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Issues in Managing Citizens' Calls to the Police

NCJ Number
Criminology & Public Policy Volume: 2 Issue: 1 Dated: November 2002 Pages: 125-128
Leslie W. Kennedy
Date Published
November 2002
4 pages
This paper offers a discussion about how police respond to 9-1-1 citizen calls.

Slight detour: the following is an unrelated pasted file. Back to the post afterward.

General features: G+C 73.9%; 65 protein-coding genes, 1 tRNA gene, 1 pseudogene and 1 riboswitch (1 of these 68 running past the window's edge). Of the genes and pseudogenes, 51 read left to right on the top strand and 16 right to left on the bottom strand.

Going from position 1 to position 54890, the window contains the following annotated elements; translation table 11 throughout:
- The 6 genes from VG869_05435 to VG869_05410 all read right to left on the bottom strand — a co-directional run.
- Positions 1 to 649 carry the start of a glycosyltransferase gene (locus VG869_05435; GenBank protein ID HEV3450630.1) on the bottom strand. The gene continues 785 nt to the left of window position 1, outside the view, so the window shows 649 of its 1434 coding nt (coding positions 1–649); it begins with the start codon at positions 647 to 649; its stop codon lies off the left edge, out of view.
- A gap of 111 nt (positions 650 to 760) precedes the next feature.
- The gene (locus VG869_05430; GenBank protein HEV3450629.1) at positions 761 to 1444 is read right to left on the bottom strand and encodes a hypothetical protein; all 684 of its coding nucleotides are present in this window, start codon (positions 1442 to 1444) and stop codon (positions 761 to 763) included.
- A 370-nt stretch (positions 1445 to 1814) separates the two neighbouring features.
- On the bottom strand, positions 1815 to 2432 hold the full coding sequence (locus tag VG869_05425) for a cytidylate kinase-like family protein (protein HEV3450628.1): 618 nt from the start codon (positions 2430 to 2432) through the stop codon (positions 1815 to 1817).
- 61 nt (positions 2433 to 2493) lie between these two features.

The author explains that there have been some recent criticisms of the 9-1-1 emergency call system. The main problem with the system is that it is overloaded with calls from citizens, many of them not classified as emergency situations. In response, there has been a movement to implement a nonemergency call system such as 3-1-1. Such a system relies on citizens to accurately assess the level of emergency before making the call. The author discusses several issues that emerge when alternatives to the 9-1-1 call system are proposed. One issue is the argument that police have a duty to respond to all citizen calls for help, regardless of the severity. A second issue involves whether police are selectively attending to certain groups of victims while responding more slowly to other groups of victims. The author also discusses the fact that police agencies should consider the technological advancements that are likely to result in new crimes being called in for police assistance. Finally, the author contends that even where 3-1-1 nonemergency call systems are implemented, the workload of police will continue to grow as police are forced to assimilate new initiatives aimed at reducing the threat of terrorism.